As a parent, I learned quickly that, in order to be productive, I had to be out of the house. I have two young children — a 6-year-old who has some relatively minor developmental challenges and a 2-year-old who has done more to reinforce the “terrible twos” stereotype than anyone I’ve ever met. Both of them need and deserve an extraordinary amount of attention.
For years, now, I’ve telecommuted— one of the things I’ve enjoyed about working at Breaking Even is the ability to work anywhere that has wifi. Almost anywhere, that is.
My house, be it ever so humble, is a no-fly zone when it comes to being productive. This was reinforced recently when I announced my intention to set up my Surface in the basement to do some editing. “Or, you could go to the library –- they have good wifi there,” my wife told me. What went unsaid, and what I should have picked up, on was the message, “You stupid man. You know what happens when you try to work from home.”
But down the basement I went, folding chair in one arm, Surface in the other. Things seemed to go well for an hour, and then an earthquake struck. Or, at least I thought it was an earthquake. You see, I had set up shop directly beneath the living room. We don’t have carpeting, it’s all hardwood. So there’s nothing to dampen the sound of the toddler stomping her feet as she continually ran between the TV and the couch (I’m convinced running and stomping are the only two modes of locomotion available to toddlers).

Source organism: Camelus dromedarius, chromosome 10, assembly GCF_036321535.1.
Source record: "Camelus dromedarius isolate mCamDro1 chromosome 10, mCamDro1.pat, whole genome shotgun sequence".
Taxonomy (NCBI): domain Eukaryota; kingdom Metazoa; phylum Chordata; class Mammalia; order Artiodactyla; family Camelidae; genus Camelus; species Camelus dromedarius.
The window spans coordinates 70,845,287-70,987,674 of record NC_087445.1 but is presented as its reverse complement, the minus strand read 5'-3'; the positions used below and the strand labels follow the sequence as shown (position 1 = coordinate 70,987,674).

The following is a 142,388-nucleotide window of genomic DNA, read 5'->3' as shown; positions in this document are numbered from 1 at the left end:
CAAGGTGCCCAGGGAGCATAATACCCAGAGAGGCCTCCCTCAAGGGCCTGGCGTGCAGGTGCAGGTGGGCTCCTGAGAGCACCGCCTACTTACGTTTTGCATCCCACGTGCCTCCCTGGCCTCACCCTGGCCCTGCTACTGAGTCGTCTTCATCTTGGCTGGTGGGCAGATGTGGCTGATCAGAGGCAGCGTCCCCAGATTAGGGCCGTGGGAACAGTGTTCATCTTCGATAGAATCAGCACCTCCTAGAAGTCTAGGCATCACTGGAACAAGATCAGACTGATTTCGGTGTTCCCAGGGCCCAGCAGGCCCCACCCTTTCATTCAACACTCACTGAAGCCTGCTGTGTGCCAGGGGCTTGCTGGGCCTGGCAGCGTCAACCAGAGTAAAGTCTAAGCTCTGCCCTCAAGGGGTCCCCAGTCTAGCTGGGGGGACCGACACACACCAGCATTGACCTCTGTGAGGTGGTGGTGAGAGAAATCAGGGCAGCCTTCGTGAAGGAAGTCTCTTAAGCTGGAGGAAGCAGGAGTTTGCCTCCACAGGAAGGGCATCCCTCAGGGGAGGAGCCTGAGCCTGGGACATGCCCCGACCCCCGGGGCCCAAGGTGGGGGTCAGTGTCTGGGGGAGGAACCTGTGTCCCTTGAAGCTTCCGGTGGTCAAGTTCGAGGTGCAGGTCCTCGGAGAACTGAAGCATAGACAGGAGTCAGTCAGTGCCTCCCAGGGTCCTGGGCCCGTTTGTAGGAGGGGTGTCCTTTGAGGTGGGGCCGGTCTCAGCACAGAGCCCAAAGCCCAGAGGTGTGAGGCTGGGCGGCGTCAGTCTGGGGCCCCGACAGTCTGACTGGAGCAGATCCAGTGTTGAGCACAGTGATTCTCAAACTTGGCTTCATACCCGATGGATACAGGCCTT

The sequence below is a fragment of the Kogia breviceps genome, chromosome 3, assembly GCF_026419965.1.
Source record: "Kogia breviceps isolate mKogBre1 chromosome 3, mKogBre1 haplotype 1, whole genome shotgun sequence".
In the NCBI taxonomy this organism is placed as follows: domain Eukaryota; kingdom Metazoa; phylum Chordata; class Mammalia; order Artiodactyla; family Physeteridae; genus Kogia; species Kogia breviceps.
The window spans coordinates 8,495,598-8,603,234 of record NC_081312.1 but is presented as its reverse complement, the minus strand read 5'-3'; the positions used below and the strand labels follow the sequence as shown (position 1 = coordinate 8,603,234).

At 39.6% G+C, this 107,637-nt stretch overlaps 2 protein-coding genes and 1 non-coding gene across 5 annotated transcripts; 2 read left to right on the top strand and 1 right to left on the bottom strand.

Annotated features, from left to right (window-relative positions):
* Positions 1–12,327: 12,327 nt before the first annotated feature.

A half hour later, there was a series of ungodly screams. That itself is not unusual in my house, where ungodly screams have become part of the daily ambient noise (songbirds sing to greet the day, the tea kettle whistles, children laugh and then the ungodly screams). Nevertheless, my concentration was broken and I had a deadline to make for Nicole.
So I trudged upstairs, walked past the toddler who had managed to duct-tape herself to the ceiling fan, past the smoldering crater where the 6-year-old had burned down the sofa. I kissed goodbye to my wife who had assumed a fetal position on the floor (her eyes reflected the untold horrors our offspring had wrought upon our house) and headed to the library, where I was vastly more productive.
Maybe I’m exaggerating here, but the point is working from home as a parent can be more difficult in practice than in theory, even with another adult at home. Little kids yearn for your attention, naturally. They may not understand why mom or dad has to work, even with repeated, patient explanations, or the concept of deadlines, conference calls or why the preferred parent can’t unstick them from the ceiling fan.
Kassie has written a series of articles on mom blogging, and one, in particular, emphasizes the need for good time management and the need to compartmentalize when working out of the home. I’m a long way from mastering those skills, and I recognize that, in order to be productive, I need to be as far from my family as possible.
For those who can work from home while raising small children –- my hat’s off to you. For those who spend their days watching the kids while their partners are at the office (or the library) — my hat’s off to you as well.
Also, honey, if you’re reading this, the couch cushions may have flared up again. The fire extinguisher is under the sink.